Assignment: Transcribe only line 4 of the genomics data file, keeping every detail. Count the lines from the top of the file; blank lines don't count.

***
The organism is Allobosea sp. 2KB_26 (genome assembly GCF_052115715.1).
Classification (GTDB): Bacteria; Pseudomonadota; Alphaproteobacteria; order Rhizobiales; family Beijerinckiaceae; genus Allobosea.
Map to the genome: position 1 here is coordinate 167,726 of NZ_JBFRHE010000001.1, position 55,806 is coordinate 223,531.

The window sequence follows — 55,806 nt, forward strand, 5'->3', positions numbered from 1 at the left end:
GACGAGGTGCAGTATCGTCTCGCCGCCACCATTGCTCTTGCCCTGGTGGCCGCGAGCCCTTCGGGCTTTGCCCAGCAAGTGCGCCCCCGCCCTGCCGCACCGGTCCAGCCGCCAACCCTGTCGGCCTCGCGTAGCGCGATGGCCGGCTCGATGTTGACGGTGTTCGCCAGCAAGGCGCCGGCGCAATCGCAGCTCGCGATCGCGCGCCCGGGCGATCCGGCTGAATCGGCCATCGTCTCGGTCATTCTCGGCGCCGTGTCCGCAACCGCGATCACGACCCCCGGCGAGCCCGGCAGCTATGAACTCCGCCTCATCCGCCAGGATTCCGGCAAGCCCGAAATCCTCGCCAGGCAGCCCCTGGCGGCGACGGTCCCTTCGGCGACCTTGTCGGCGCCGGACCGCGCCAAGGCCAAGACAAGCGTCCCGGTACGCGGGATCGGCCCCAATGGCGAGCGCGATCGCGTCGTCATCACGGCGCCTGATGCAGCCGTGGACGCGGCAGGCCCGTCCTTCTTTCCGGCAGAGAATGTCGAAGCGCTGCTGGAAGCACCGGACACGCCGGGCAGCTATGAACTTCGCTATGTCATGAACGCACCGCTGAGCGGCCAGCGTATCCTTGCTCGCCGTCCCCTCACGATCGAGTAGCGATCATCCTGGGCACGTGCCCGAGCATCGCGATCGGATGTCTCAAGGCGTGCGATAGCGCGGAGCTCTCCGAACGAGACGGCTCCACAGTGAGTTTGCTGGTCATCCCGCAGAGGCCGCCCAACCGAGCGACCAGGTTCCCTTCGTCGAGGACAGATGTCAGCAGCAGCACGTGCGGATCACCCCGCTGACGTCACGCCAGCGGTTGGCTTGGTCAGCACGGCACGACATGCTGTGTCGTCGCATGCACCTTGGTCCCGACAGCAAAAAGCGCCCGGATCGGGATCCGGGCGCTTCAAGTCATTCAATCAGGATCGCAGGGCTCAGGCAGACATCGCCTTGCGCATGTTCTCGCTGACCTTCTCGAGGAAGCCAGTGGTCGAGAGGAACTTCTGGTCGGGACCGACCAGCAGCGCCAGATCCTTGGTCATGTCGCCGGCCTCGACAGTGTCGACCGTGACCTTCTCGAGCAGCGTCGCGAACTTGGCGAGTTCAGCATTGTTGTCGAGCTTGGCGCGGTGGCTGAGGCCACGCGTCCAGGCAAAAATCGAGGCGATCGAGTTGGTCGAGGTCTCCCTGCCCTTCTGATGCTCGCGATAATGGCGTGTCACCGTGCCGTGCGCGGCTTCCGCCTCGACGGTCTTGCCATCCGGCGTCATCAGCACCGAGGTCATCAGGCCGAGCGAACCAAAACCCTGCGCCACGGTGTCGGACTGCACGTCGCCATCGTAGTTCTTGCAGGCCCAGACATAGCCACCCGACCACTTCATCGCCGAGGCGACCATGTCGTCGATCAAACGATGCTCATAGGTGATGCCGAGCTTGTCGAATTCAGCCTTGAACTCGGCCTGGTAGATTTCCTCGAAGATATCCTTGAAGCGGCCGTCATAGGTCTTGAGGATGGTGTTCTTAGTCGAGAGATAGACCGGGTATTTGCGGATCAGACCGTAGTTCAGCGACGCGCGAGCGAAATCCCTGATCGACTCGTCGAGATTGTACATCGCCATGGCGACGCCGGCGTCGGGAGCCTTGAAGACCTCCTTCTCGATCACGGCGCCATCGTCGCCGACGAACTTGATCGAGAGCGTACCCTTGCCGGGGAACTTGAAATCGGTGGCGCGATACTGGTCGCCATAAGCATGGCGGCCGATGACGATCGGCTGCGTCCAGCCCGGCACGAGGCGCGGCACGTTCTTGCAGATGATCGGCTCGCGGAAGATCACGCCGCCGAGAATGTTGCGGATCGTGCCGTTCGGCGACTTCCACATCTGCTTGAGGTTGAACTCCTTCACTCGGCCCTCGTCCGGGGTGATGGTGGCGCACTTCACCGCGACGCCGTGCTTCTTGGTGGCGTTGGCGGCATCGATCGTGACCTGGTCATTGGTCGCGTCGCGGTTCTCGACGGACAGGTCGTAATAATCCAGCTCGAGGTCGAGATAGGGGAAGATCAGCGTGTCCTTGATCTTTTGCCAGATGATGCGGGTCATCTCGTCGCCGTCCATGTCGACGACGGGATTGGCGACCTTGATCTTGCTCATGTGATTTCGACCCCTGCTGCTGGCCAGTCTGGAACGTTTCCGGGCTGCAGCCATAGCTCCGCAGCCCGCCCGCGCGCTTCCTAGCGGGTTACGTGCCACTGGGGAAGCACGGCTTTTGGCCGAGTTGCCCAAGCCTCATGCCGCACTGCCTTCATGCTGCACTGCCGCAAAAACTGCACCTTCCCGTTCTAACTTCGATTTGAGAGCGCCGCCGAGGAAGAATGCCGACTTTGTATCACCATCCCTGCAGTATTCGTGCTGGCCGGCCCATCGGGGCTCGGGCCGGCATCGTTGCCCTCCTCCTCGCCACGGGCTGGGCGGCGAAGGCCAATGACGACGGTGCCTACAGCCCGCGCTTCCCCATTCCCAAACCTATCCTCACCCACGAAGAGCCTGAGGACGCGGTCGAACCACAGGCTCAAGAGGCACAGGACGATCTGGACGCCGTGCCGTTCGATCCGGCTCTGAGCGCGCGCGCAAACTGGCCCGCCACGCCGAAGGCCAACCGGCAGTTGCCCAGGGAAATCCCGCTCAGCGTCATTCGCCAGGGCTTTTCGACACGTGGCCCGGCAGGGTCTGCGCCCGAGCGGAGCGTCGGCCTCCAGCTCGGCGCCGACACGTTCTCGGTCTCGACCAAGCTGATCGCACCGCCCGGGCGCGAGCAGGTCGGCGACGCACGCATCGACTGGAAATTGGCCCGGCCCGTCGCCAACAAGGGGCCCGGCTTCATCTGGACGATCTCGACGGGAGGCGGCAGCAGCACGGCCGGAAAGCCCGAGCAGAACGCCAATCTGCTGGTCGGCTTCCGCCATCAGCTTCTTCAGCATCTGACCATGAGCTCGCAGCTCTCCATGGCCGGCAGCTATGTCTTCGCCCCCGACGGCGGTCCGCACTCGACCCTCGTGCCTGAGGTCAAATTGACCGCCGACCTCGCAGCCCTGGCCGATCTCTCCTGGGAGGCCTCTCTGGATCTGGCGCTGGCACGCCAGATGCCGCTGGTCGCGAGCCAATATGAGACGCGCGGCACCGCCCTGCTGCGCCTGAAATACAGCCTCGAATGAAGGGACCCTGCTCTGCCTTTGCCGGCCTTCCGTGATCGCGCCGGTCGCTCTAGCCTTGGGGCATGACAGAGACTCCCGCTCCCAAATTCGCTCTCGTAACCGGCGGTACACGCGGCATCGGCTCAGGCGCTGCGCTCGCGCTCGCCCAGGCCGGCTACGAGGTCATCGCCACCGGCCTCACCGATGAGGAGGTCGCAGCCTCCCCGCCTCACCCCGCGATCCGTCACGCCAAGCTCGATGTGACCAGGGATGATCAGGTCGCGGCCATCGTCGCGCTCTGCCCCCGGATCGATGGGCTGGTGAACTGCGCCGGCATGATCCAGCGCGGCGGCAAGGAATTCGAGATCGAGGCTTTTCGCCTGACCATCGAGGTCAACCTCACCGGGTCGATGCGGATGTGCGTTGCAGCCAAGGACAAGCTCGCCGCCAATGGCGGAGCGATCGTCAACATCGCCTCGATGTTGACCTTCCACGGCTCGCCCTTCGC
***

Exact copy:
The window sequence follows — 55,806 nt, forward strand, 5'->3', positions numbered from 1 at the left end: